The internet is a wonderful tool for research, leisure, and keeping in touch with people, from those that live near by to those that may live a world away. It allows us to share information, spread ideas, and learn from one another. Whether it be online banking, shopping, or watching cat videos on Youtube, the internet allows us to do a multitude of things. With all the information one plugs into the web, however, the question rises of how much of our lives can be found on the internet? Does the web know too much about us?

 

In 2011, Eli Pariser gave a Ted Talk on the topic of “filter bubbles.” He spoke about how search engines, and websites like Facebook take note of the links one clicks on, the sites one visits, the things one searches, and essentially everything one does while online. A “filter bubble” describes how Google and Facebook use this information to customize one’s search results, the advertisement’s one sees, and personalizes each persons experience on the web. The problem with this customization is that the internet begins showing us what it thinks we want to see, but not necessarily what we need to see. When the internet creates a “filter bubble” for us, it is limiting the amount of things we will learn and easily access on the web. On Pariser’s website, you can find tips on how to “pop” your filter bubble.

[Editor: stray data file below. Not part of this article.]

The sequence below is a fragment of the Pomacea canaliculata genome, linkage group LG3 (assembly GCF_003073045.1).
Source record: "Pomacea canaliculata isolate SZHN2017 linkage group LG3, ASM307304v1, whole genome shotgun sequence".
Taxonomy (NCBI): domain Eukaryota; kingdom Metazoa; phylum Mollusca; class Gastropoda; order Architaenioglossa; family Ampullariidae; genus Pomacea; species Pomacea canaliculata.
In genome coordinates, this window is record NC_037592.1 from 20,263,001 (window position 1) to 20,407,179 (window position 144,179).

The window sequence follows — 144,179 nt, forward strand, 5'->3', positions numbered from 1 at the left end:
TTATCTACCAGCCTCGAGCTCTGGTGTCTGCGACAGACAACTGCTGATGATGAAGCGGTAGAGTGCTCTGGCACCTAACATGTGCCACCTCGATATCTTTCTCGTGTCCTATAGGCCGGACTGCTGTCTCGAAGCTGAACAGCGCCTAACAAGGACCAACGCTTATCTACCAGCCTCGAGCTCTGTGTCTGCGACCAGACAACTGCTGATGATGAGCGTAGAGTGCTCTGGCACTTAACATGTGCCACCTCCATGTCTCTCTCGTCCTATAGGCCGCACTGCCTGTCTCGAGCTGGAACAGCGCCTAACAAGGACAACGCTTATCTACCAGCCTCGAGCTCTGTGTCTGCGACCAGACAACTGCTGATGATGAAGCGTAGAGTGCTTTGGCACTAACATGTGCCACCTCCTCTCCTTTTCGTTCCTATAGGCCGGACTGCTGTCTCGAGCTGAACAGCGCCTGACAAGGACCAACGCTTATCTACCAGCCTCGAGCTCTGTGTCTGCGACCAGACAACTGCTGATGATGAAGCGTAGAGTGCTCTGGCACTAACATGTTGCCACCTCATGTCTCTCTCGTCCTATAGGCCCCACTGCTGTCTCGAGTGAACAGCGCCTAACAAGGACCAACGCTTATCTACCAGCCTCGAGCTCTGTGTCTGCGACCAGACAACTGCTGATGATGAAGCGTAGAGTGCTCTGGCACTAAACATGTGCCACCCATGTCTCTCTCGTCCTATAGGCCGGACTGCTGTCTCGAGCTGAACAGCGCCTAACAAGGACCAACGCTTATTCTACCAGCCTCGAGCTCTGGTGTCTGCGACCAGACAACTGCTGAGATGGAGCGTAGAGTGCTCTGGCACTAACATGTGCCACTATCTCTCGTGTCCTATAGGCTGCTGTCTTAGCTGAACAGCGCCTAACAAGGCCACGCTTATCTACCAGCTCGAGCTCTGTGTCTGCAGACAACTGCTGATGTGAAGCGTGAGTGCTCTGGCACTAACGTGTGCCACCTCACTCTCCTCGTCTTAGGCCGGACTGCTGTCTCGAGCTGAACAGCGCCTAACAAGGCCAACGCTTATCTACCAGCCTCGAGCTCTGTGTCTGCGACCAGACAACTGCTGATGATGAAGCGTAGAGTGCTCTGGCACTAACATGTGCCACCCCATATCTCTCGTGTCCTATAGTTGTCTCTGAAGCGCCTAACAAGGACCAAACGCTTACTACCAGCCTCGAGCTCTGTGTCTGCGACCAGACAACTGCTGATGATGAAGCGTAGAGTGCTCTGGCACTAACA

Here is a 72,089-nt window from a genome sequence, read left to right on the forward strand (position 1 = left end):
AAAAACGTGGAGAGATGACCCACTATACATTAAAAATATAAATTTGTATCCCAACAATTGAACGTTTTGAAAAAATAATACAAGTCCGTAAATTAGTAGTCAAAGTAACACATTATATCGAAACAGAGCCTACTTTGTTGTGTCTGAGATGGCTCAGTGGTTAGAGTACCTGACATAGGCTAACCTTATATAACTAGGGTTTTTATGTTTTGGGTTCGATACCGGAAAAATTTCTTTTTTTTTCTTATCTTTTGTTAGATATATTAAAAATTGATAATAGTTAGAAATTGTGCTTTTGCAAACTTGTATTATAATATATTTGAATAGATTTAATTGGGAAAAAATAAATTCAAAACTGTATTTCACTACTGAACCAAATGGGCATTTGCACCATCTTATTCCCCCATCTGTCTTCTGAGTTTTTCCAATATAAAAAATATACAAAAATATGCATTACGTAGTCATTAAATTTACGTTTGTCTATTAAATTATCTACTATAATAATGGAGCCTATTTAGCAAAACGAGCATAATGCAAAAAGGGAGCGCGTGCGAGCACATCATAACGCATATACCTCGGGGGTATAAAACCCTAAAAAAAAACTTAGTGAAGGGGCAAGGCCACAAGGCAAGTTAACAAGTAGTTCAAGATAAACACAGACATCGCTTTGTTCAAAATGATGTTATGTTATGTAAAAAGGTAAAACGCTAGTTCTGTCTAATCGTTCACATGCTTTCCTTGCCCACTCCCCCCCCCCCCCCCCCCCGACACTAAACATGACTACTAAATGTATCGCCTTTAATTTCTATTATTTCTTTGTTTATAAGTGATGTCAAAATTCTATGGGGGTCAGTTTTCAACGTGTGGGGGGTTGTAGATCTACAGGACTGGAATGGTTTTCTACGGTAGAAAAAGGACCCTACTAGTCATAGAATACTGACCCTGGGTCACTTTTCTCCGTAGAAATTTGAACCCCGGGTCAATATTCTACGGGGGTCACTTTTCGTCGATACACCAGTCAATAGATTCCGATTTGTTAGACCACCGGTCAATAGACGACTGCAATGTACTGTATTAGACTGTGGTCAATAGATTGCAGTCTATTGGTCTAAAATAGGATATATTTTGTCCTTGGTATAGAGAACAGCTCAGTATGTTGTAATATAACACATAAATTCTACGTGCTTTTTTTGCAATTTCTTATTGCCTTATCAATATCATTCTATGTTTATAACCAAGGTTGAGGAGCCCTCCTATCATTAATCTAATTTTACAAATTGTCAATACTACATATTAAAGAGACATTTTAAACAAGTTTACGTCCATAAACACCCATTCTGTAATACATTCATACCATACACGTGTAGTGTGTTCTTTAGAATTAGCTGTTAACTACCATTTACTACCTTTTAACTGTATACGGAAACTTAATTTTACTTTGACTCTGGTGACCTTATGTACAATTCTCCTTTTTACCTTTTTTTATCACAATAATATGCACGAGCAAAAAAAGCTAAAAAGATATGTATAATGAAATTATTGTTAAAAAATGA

“Filter Bubbles” are not the only problem with the internet knowing too much; there is also the question of how much should the internet know? When does the knowledge it possesses become an invasion of privacy? It is important to be careful with what one shares on the internet. Make sure the websites one uses are valid and will not lead to the possibility of a stolen identity.

 

In today’s world, our lives have become so intertwined with the web and technology that it would be hard to imagine life without it. Only time will tell how the excess of information about our lives will impact us in the future.

 

What do you think about how much the internet knows? Let me know in the comments below or find me on Twitter @whatstheisch